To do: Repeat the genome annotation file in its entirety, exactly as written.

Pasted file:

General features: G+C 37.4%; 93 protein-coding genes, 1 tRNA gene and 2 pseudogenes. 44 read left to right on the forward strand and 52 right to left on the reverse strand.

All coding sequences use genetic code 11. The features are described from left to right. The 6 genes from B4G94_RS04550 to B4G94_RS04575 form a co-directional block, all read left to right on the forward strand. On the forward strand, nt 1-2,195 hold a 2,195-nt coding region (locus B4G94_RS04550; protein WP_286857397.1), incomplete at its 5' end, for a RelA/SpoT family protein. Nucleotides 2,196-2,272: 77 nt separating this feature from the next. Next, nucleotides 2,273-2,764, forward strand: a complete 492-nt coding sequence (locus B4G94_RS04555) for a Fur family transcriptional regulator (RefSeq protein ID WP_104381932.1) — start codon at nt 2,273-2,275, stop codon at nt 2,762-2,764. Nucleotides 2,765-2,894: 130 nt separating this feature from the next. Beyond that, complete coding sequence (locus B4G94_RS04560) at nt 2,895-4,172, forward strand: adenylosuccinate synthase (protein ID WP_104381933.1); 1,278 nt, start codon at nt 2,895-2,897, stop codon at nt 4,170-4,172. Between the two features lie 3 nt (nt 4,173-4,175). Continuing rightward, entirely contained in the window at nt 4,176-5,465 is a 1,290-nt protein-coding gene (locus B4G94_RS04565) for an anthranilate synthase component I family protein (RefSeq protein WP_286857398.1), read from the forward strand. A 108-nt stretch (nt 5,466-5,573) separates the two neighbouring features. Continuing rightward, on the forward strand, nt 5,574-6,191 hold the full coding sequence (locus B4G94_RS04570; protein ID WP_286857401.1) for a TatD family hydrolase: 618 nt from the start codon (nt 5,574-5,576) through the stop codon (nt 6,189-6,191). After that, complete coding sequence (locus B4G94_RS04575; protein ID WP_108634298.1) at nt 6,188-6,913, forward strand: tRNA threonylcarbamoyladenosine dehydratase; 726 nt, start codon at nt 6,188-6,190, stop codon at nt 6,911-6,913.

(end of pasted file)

General features: G+C 37.4%; 93 protein-coding genes, 1 tRNA gene and 2 pseudogenes. 44 read left to right on the forward strand and 52 right to left on the reverse strand.

All coding sequences use genetic code 11. The features are described from left to right. The 6 genes from B4G94_RS04550 to B4G94_RS04575 form a co-directional block, all read left to right on the forward strand. On the forward strand, nt 1-2,195 hold a 2,195-nt coding region (locus B4G94_RS04550; protein WP_286857397.1), incomplete at its 5' end, for a RelA/SpoT family protein. Nucleotides 2,196-2,272: 77 nt separating this feature from the next. Next, nucleotides 2,273-2,764, forward strand: a complete 492-nt coding sequence (locus B4G94_RS04555) for a Fur family transcriptional regulator (RefSeq protein ID WP_104381932.1) — start codon at nt 2,273-2,275, stop codon at nt 2,762-2,764. Nucleotides 2,765-2,894: 130 nt separating this feature from the next. Beyond that, complete coding sequence (locus B4G94_RS04560) at nt 2,895-4,172, forward strand: adenylosuccinate synthase (protein ID WP_104381933.1); 1,278 nt, start codon at nt 2,895-2,897, stop codon at nt 4,170-4,172. Between the two features lie 3 nt (nt 4,173-4,175). Continuing rightward, entirely contained in the window at nt 4,176-5,465 is a 1,290-nt protein-coding gene (locus B4G94_RS04565) for an anthranilate synthase component I family protein (RefSeq protein WP_286857398.1), read from the forward strand. A 108-nt stretch (nt 5,466-5,573) separates the two neighbouring features. Continuing rightward, on the forward strand, nt 5,574-6,191 hold the full coding sequence (locus B4G94_RS04570; protein ID WP_286857401.1) for a TatD family hydrolase: 618 nt from the start codon (nt 5,574-5,576) through the stop codon (nt 6,189-6,191). After that, complete coding sequence (locus B4G94_RS04575; protein ID WP_108634298.1) at nt 6,188-6,913, forward strand: tRNA threonylcarbamoyladenosine dehydratase; 726 nt, start codon at nt 6,188-6,190, stop codon at nt 6,911-6,913.